Stefani McDade begins her Christianity Today roundup of evangelical responses by reporting on the top four Bible verses being cited by online Christian commentators in response to Biden’s move. The top four verses popping up on her screen were all from the Hebrew Bible—or the Old Testament as CT prefers to call it.

Then McDade cites the reactions of three guys. The first, an Anglican priest from Indiana, is all in on debt forgiveness. This guy actually does quote Jesus a lot. The second guy, from the Cato Institute (that well-known Christian organization), says that you can’t apply biblical texts related to an ancient agrarian society to our situation. The third guy, who works for a Washington PR firm, says let’s not debate this at all:

Instead, we should humbly engage others with our biblical convictions and research about alternatives, cost-benefit analysis, and weighing of unintended consequences as we pursue human flourishing and the common good.

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To Depolarize the USA, We Gotta Bust the Cultural/Educational Binaries


We need to move beyond the binary thinking of ‘us and them’ politics

Author Headshot By Jay Caspian Kang

Opinion Writer

New York Times — September 1, 2022

I am sad to announce that this will be the last edition of this newsletter. This decision was mine, and it was a difficult one to make because I’ve enjoyed the interactions I’ve had with you, my readers. Your emails and messages have made this, without question, the most enjoyable and satisfying writing gig of my career.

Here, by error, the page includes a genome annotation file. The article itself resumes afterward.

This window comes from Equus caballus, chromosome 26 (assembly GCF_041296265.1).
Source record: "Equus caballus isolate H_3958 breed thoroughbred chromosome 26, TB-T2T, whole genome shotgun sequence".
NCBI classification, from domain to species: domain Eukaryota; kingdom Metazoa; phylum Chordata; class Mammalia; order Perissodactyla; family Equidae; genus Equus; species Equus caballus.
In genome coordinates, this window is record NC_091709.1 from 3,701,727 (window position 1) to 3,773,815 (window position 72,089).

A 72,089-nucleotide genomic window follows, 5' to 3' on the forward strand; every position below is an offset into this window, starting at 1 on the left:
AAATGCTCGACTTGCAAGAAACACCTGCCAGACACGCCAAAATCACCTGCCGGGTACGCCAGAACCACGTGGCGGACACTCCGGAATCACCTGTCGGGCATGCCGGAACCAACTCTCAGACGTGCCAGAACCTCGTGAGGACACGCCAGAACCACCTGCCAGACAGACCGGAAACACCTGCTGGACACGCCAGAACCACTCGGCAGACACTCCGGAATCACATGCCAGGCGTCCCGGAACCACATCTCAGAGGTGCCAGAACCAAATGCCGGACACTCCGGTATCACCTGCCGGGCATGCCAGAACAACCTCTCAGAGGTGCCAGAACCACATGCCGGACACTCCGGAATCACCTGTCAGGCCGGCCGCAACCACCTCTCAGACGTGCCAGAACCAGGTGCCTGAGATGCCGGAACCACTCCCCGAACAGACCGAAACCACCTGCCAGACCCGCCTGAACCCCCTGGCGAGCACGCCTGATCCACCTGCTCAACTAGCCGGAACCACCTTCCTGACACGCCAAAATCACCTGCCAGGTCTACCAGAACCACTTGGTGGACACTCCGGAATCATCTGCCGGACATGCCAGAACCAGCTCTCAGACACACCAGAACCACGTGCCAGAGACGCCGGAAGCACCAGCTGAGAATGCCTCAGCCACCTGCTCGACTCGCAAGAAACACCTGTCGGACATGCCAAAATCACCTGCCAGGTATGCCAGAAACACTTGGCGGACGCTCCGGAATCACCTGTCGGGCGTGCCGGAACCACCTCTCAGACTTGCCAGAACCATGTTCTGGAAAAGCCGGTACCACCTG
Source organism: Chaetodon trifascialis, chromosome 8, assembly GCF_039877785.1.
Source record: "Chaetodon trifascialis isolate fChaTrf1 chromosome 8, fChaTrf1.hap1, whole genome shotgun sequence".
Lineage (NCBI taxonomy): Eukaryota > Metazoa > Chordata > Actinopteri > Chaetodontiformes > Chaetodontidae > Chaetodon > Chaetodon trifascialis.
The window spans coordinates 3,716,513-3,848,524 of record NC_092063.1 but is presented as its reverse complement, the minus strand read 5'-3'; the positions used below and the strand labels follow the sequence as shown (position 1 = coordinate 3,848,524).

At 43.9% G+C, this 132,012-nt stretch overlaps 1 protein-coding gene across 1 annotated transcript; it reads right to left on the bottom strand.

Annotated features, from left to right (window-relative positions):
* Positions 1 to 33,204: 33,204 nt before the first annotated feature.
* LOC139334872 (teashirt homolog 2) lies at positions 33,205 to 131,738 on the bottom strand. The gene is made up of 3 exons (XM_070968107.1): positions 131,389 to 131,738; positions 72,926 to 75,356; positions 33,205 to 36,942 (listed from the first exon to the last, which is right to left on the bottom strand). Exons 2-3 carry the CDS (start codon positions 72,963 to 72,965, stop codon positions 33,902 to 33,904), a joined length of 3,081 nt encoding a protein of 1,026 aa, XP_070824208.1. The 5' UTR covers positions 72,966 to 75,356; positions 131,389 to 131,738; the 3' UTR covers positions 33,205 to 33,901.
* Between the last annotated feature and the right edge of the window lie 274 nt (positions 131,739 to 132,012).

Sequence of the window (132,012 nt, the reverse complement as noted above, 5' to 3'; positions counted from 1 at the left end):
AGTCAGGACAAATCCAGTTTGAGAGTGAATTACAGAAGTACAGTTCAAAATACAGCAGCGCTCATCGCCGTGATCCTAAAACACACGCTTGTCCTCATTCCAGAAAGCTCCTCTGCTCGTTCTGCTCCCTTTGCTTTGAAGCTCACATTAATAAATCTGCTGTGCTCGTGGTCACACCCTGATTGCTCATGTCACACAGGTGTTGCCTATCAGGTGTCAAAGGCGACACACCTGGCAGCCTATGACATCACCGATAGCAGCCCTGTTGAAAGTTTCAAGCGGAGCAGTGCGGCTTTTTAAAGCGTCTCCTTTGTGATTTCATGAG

This project was always supposed to be free-flowing and open to my own interpretation. Such freedoms are rare in journalism, and while I was both excited and flattered by the opportunity to spill the contents of my brain on Mondays and Thursdays, I will admit that it took me a while to figure out what I wanted to actually say in this space. I am, by nature, a deeply ambivalent person about most things, and did not carry an agenda with me into the job.
But over the past year, as I’ve written about homelessness, education policy, nursing homes, and even dabbled a bit in the culture wars, a central argument began to emerge.
It goes something like this:

Continue reading To Depolarize the USA, We Gotta Bust the Cultural/Educational Binaries